Tuesday, November 27, 2007

Making a List

Christmas shopping used to seem so simple. You did two things: You descended with other parents on Toys R Us like flies on a rib roast, elbowing your way down aisle after aisle until either your patience or budget was exhausted.

When my kids got old enough to make lists of the toys they wanted, they would sit in front of the TV set on Saturday morning and jot down the names of every single advertised product they saw.

I did some of my best editing work on those lists.

After the toys were bought, you went to the Broadway or Robinsons or the May Co. and bought your spouse a sweater, a tie or shirt, a piece of jewelry and the deal was done. Neat and clean. After all, Christmas was for the kids.

In an act of absolute simplicity, my friend, the late columnist Jack Smith, once bought his wife an ironing board cover for Christmas because, he said, "it claimed to make ironing almost fun." And what could be a better gift than that?

You can't just buy toys any more. You need to check the country of origin, perform metalurgical tests and check the endless lists of recalled products your friends in the federal government provide for you. Whatever is left over, you buy, whether your kids want it or not.

You can buy stuff on the Internet, a convenience we didn't used to have, but you run the risk of identity theft, privacy invasion and the besmerching of your good name, not to mention your credit rating, if you do.

If your kids are older, or for the adults on your list, a sweater won't make their book of memories any more. It's got to be high tech.

And if you, like me, enjoy feeling lost, out of touch and beyond usefulness, go shopping for the latest in technological gizmos.

The following were actually listed as gift suggestions on the Internet:

"A MegaRAID SAS/SATA offering from LSI addresses any data availability concerns associated with deploying large number of drives in mission-critical environments. It allows system builders to direct-connect up to 16 SATA II and/or SAS drives. Also, by leveraging SAS expander technology, this adapter can support up to 122 physical devices for the most data-intensive environments."

And gift wrap it please.

Nothing says Christmas like a "DTX CableAnalyzer which will significantly reduce your total time to certify. It all starts with a Cat 6 Autotest time that is faster than many other testers - and fiber testing that is faster as well. But that is just the beginning. DTX Series testers also give you Level IV Accuracy, exceptional troubleshooting diagnostics, 900 MHz of testing bandwidth, 12-hour battery life, and nearly instant set-up and reporting."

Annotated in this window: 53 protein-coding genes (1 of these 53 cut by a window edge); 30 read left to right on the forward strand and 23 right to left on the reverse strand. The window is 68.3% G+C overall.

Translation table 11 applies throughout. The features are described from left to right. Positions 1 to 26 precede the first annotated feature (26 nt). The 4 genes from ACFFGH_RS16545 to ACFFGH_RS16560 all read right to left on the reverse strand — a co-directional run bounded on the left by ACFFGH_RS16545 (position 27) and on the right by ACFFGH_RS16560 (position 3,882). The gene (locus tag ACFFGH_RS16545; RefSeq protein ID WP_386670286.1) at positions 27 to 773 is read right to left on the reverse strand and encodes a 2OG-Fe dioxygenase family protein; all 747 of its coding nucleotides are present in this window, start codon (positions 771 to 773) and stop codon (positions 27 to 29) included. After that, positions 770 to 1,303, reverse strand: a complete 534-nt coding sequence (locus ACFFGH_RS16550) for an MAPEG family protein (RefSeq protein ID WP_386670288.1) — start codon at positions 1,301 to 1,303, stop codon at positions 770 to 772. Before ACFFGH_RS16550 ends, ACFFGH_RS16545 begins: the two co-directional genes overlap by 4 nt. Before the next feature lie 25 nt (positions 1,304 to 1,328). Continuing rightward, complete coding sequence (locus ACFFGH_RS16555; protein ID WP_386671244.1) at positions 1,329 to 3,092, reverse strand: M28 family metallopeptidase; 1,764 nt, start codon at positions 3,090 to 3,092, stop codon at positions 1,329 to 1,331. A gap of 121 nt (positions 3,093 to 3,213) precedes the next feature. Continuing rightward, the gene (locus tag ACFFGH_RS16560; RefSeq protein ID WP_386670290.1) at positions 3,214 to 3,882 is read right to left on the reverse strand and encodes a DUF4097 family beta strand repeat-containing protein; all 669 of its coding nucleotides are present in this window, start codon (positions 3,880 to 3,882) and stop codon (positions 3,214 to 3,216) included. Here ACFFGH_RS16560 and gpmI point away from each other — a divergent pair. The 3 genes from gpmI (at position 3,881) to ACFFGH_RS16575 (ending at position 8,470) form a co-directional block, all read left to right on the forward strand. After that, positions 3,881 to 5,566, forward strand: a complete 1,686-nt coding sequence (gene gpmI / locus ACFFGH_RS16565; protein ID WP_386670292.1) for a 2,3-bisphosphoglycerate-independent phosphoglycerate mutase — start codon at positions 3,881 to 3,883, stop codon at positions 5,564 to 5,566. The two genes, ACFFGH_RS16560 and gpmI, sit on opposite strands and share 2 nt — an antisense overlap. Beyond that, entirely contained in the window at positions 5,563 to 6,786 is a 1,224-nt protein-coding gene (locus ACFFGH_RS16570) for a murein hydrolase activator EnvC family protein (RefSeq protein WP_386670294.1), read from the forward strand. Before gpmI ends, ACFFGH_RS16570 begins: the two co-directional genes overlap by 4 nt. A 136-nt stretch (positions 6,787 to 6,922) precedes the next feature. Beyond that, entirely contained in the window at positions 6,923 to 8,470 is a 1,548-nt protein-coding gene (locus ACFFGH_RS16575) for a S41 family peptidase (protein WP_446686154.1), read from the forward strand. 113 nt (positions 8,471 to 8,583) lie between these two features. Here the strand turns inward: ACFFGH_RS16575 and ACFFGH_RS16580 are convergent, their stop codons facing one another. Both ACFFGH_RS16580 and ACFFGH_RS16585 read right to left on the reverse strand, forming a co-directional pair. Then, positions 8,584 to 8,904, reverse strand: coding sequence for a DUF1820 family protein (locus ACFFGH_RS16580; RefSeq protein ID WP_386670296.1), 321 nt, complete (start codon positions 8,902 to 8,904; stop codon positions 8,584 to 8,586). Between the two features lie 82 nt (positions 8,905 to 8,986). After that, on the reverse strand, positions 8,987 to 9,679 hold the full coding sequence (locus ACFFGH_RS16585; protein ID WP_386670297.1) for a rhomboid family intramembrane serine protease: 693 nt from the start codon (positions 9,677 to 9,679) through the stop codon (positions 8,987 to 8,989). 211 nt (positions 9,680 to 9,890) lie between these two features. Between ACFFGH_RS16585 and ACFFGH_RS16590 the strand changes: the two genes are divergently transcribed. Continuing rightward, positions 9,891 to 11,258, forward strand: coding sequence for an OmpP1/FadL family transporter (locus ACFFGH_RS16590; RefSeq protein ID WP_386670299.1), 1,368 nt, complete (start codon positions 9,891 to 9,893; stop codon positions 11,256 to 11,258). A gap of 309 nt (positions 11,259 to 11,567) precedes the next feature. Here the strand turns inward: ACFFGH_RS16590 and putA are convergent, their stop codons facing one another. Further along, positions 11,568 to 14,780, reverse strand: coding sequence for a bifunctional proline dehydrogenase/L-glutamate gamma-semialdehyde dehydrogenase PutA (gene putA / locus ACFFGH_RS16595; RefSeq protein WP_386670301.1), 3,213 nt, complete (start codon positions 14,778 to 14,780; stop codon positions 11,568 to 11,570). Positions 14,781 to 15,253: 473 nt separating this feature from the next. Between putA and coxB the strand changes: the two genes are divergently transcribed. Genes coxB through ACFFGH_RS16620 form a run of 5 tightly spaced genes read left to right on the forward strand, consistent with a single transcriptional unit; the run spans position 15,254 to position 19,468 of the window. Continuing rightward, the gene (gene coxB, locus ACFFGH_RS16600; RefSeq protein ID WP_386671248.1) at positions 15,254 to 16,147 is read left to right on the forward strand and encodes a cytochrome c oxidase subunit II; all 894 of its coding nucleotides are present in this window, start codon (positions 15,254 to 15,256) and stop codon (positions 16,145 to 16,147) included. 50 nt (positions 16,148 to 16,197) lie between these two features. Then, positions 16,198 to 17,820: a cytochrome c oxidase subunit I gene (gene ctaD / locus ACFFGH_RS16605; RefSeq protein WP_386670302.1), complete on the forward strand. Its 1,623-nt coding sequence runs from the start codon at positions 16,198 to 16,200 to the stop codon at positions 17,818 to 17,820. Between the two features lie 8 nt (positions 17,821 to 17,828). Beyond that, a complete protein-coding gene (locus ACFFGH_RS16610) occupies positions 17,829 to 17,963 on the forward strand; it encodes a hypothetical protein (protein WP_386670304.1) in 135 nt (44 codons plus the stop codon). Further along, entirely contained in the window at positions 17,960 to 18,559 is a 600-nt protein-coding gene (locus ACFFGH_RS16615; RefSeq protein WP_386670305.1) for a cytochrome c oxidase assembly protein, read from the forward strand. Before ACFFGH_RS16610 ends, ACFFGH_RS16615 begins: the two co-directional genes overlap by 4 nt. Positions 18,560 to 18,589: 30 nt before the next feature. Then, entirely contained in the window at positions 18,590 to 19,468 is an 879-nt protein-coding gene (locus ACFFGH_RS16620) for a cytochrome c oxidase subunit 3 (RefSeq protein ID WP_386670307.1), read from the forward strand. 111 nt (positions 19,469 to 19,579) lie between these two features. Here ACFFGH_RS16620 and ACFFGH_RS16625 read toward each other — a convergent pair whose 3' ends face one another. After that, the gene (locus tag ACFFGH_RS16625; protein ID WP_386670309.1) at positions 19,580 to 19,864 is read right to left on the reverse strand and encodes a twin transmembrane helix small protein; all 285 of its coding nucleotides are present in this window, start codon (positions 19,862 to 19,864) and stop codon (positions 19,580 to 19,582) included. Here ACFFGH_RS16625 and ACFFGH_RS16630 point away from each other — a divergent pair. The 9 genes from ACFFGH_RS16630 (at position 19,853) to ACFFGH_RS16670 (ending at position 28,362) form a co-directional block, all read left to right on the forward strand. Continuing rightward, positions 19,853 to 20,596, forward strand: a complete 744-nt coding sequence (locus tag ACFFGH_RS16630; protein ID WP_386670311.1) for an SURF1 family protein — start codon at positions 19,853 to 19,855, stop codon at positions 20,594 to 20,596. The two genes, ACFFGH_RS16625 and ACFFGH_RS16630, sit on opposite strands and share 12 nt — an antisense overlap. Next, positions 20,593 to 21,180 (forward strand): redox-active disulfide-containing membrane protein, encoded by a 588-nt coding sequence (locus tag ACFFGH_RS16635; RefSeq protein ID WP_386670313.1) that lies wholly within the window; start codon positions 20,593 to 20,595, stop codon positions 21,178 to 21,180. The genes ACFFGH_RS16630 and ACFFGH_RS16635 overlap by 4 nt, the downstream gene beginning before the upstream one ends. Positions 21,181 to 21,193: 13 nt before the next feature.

Any questions? I didn't think so.

Looking for something more simple? Try a PDA. I used to think PDA stood for Personal Digital Assistant. Now I know it means Permament Digit Apparatus. Walk through an airport waiting area some time and try find the person who's not using one.

So have Santa bring an "HP iPAQ hw6945 Mobile Messenger which provides phone, e-mail, and more secure access to business-critical information. At the same time, let your HP iPAQ keep life fun using GPS Navigation, the HP Photosmart Camera, and Microsoft Windows Media Player 10 Mobile to play your digital music and videos. Quad-band GSM technology delivers high quality mobile voice and data services with roaming capabilities across the world.
"A variety of integrated wireless technologies are provided including GPRS/EDGE, Wi-Fi, and Bluetooth."

Don't know Bluetooth from the Blues Brothers? No problem. Try a video game instead.
Let's see what's available.

"Extreme Sports With the Bernstein Bears," "Custer's Revenge," (in which an almost naked General Custer is guided though a hail of arrows and fields of cacti toward a mostly naked Indian American woman tied to a post)" "Smurf Rescue" (in which one small mistake sends your cute little Smurf to a horrible death) "Super Columbine Massacre" (which is exactly what you think it is), "Communist Mutants From Space." All actual examples.

So maybe not.

Then there is a $24,000 gold and diamond computer mouse available from a Swiss firm, a Diamond MP3 Player for Dogs ($2000) or a 24K Gold and diamond encrusted hearing aid for $42,590.

Maybe a sweater isn't such a bad idea after all.

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